*Update 7/2017 – Gansevoort Market has moved to 353 W. 14th Street. Stay tuned for updated food information!
Gansevoort Market: A Brief History, Past & Present
The 200-year-old Gansevoort Market opened up its doors to the public in October 2014 after somewhat of a rocky start. Despite the delay in opening, the market, which used to be the largest open-air market in the country, is quickly becoming one of the hottest food markets in New York City!
Located on the edge of the Meatpacking District, Gansevoort Market is also the newest competition of the neighboring Chelsea Market, which is located a mere couple of blocks away on 15th Street and 9th Avenue.
One advantage that the Gansevoort Market has over Chelsea Market, however, is its location. Even though there is a short distance between the two markets, Gansevoort is more centrally located right near all of the bars and nightclubs and serves as the perfect place to grab a bite to eat before enjoying a night on the town.
Gansevoort Market: The Food & Space
You may be wondering why I love covering markets and food halls in New York City so much, and the answer is quite simple: I can be gluttonous without being judged. Try four, six, or eight restaurants in one sitting? No problem! Food markets are a no-judgment-zone where I can eat to my heart’s desire.
One thing that I really loved about Gansevoort Market is that it has a great line-up of different food vendors from well-known restaurants throughout the City. I was able to squeeze in five different vendors before my stomach told me to give up for the night, and I was pretty pleased with all of them.
Notes about Gansevoort Market: if you come hungry, you better come with a full wallet, the food here is on the higher end of other food markets that I have visited around the City. Another thing to note is that unlike Gotham West Market and Hudson Eats at Brookfield Place, there is very limited seating at Gansevoort Market.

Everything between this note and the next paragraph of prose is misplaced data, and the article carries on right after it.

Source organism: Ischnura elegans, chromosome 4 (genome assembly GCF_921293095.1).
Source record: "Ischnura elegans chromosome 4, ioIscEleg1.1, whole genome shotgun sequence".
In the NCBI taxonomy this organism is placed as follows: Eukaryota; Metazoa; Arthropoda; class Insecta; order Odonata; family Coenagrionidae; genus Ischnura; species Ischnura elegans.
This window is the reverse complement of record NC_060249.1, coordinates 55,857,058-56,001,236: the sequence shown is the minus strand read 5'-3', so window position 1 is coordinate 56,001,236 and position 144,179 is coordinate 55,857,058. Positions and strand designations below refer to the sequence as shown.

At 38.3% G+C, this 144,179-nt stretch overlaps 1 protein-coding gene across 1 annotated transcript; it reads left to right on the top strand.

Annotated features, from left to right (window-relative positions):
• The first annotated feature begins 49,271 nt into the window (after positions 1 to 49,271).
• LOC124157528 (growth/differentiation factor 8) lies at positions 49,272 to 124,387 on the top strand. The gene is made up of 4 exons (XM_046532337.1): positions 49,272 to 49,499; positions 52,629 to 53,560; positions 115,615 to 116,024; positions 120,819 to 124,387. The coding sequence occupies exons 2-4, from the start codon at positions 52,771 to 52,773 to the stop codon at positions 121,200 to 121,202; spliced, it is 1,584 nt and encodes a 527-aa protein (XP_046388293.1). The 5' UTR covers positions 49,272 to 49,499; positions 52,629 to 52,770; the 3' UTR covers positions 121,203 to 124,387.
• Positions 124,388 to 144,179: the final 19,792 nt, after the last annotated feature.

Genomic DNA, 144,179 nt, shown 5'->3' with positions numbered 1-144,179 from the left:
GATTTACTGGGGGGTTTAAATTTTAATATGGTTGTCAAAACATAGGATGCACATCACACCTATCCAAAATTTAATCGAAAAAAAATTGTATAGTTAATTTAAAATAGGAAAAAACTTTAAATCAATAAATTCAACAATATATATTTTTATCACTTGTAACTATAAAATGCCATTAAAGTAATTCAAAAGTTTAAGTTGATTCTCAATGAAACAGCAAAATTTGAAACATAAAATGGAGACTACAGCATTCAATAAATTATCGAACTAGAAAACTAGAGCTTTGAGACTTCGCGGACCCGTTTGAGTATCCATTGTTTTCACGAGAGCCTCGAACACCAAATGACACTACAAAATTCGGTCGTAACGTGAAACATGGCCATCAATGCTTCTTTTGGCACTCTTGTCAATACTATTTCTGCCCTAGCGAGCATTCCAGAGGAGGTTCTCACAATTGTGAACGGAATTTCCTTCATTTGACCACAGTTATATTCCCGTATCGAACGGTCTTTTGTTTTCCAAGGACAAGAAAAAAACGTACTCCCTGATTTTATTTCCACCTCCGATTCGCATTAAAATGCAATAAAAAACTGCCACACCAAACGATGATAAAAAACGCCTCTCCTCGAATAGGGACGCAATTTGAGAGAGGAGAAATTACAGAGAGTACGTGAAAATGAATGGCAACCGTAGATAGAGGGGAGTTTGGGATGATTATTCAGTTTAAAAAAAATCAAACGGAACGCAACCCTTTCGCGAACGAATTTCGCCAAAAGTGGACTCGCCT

Lobster Roll at Ed’s Lobster Bar
I have always loved seafood and I became a little addicted to it after my trip to Cape Cod last winter. Unfortunately, I do not get to eat lobster in New York City as much as I like (the last time I had any was when I stopped by Luke’s Lobster in Brooklyn during the spring), so anytime I can get a little fresh lobster, I am in for a treat.
Luckily for me, Ed’s Lobster Bar had a stall at Gansevoort Market and I was able to order their most popular item: the lobster roll. Although a little pricey for the portion, the lobster roll was amazing! The freshly toasted bun lightly battered in creamy butter and stuffed with chunky slices of lobster was the perfect introduction to the market.
Greek Yogurt at Yiaourti
Yiaourti serves up 100% authentic Greek yogurt. I ordered their best seller: the plain Greek yogurt topped with monastiri Greek sour cherries and walnuts. Their yogurt by far was the best Greek yogurt I have had in my life.
‘The Greek’ at The BRUFFIN Cafe
Keeping up with my Greek food theme, I headed over to The BRUFFIN Cafe, a food stand that became famous at the annual Smorgasborg in Brooklyn for serving up their combined brioche-muffins (because in New York City we always like to experiment with new things like the well-known Cronut or Brooklyn’s very own Cragel).
I ate ‘The Greek’, which was a combination of spiced beef, feta cheese, spinach, and kalamata olives. In all honesty I was a little skeptical about the idea of this Bruffin (as I am with most created foods in New York City), but somehow the Bruffin just works. The top of the dessert-like snack was a little too hard for my liking, but the inside was soft, flaky, and delicious.
Tacos at Tacombi
Tacombi, a Mexican eatery that actually originated in a VW bus in Playa del Carmen, Mexico, has made a long journey across both the border of Mexico and the continental United States, and into the hearts the of New Yorkers.
I ordered the pollo (chicken) and picadillo (beef) tacos, which were reasonably priced at $3.95 a piece. Tacombi is very generous with the portions of meat that they put into their tacos, which is a plus, however, I was not a huge fan of the extremely soft taco shells.
Sushi at Sushi Dojo
Sushi Dojo is another one of the affordable places that is not worth missing at the Market. For $4, you can get one piece of sushi or for $6 you can get an entire roll, which is nearly unheard of in New York City, which is known for having the highest priced sushi in the entire United States!
It is pretty obvious that the latter is a much better deal, so I ordered the salmon roll, which came nicely packaged in a black box with a Sushi Dojo engraving – pretty fancy stuff. The sushi was quite good for the price, however, there were little pieces of wasabi inside of the roll which gave me quite a surprise.